Honestly, this humbling experience has been a good thing for our family. We eat better, my step-son is learning to prepare and cook fresh foods and we have a greater appreciation for where our food comes from. I am grateful that these programs exist, I can’t imagine how we would get along without it right now but, the fact is that there have to be better guidelines put in place. It’s unfortunate but obvious that most people are, seemingly, too lazy to police themselves.

  • JC Dwyer

    This issue is very easy to demagogue on both sides. Instead of discussing the relative merits of a soda ban (which I oppose), I’d like to hear Marion’s thoughts on the strategic timing of this conversation. Is it wise to open up the foundations of the largest federal nutrition program to large-scale change when the historical opponents of that program’s very existence have the majority and momentum in the legislative arena? This conversation reminds me very much of welfare reform, which started with advocates divided on Clinton’s initial reform goals (which were intended to help low-income families), and ended with a newly empowered conservative Congress taking the opportunity to gut many social programs. Is now the right time to talk about this?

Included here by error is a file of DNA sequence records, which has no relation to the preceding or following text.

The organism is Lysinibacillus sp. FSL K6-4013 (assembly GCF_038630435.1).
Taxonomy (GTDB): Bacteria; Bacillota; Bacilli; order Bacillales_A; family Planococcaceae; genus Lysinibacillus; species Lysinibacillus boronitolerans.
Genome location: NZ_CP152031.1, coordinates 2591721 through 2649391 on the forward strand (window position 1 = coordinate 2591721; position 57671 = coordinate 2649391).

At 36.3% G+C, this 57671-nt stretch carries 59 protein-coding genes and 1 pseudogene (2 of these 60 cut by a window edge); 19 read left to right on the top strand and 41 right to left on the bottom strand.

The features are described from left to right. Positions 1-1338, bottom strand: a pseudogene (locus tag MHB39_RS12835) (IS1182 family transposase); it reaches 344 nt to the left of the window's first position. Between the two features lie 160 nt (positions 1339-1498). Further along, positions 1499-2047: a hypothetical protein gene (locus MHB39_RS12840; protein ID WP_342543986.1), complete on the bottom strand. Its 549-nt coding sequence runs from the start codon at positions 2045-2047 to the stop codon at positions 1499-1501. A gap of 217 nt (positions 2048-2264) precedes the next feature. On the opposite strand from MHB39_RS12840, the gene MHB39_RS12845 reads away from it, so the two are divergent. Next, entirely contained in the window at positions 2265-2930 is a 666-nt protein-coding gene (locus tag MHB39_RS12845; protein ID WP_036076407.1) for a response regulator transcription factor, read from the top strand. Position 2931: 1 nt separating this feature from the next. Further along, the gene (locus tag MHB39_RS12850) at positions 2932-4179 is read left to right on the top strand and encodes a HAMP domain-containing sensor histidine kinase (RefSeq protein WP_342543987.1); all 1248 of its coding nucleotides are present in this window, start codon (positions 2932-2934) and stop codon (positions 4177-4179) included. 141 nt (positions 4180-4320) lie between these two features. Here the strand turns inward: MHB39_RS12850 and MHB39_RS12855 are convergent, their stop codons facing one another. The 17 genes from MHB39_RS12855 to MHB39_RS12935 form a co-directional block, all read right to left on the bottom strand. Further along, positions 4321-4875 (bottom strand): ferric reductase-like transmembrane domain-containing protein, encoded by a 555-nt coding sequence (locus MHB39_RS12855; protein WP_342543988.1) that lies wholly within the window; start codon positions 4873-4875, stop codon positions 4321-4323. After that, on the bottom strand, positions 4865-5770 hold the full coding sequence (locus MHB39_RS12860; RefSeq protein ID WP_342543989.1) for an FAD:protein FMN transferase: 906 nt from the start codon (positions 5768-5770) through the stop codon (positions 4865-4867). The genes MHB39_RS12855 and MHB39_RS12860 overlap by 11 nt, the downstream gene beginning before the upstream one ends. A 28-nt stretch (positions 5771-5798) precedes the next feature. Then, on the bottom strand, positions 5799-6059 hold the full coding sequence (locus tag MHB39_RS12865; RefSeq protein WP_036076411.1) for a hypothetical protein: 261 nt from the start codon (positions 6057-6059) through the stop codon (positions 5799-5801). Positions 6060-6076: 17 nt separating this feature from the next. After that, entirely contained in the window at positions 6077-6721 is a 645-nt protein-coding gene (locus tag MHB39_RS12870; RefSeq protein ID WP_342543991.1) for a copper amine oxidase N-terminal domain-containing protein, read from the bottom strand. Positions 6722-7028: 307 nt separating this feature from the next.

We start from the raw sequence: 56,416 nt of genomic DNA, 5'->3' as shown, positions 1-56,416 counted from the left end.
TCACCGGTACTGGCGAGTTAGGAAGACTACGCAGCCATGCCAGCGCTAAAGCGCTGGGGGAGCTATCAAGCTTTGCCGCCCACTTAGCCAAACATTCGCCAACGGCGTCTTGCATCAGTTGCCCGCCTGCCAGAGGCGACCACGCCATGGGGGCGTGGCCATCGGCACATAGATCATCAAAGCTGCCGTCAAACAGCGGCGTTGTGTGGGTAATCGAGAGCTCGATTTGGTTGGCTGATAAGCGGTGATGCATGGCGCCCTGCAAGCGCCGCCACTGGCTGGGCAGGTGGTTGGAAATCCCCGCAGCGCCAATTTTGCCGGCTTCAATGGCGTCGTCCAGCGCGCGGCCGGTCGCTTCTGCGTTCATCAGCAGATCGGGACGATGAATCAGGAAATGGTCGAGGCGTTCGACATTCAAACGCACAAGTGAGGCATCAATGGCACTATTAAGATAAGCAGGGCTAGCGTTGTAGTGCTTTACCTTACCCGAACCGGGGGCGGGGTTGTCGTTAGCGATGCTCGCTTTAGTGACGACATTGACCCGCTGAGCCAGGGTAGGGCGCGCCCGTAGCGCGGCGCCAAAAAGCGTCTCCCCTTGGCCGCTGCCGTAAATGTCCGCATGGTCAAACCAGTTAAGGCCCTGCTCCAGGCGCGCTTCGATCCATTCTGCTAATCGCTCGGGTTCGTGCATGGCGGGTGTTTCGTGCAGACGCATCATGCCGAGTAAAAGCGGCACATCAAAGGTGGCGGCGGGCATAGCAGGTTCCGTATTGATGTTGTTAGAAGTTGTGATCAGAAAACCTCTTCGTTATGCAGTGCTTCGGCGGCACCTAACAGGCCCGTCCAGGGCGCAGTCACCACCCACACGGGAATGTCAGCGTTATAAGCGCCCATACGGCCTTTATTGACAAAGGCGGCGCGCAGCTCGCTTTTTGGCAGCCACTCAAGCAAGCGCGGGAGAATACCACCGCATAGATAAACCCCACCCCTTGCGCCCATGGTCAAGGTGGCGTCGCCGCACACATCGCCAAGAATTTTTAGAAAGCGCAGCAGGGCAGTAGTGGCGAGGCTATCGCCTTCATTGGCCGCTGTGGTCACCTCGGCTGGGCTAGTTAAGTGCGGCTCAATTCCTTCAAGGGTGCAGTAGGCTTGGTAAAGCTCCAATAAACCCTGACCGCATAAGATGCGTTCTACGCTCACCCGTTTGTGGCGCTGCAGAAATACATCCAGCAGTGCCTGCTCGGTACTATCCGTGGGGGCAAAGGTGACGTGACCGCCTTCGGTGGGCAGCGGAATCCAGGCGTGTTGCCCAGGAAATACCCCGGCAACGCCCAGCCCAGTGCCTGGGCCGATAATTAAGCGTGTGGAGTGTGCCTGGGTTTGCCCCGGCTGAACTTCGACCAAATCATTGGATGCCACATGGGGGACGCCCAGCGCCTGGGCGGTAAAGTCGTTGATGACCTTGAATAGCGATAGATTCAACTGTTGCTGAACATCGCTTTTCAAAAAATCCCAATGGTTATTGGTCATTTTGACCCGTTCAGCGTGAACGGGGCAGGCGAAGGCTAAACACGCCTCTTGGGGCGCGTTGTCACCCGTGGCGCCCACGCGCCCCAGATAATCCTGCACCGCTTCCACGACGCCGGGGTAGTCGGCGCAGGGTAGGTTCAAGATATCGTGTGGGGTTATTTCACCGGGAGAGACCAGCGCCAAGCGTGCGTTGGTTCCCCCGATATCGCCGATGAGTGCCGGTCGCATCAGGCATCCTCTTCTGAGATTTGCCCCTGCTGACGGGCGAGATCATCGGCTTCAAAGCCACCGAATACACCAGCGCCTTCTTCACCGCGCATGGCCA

• http://www.candyormedicine.com Josh Blair

    I totally agree with your statement. However, I think a compromise on the issue would be more effective.

    I receive SNAP benefits and I also care greatly about my family’s eating habits (I have 3 children ages 4 and under). All five of us are vegetarian and we try to prepare as many meals as possible (for example: we are making homemade pizza dough — from scratch– tonight rather than a frozen pizza).

    I think it’s awful that I could conceivably spend my $250/mo SNAP benefits on Twinkies. However, it is nice to be able to buy occasional treats for my kids (such as marshmallows to make s’mores in our fire pit or ice cream for birthday parties). I think there should be a cap on how much a person can spend on junk food in a month with their SNAP benefits (I think 10 percent would be fair). That way, you aren’t outright banning people from spending money on junk food/soda/etc, you’re just specifying the amount they can spend.

  • Brandon

    Yep nutrition is rough.

    I agree, I would like to see a ban on soda sales for SNAP recipients.

    But you can’t just take it away, or people get angry. You’ve got to get peeps to want to care about what they put in their bodies. Not just ‘educate’. You’ve got to inspire them to get motivated to make changes. Then you have to help them get tools to make the changes.

    It’s like the Biggest Loser. When a persons gets all these resources available to them to become healthier, change happens. It’s a struggle because change is hard, but it happens.

    Basically, if there’s just a flat out ban, people will find a new ‘soda’.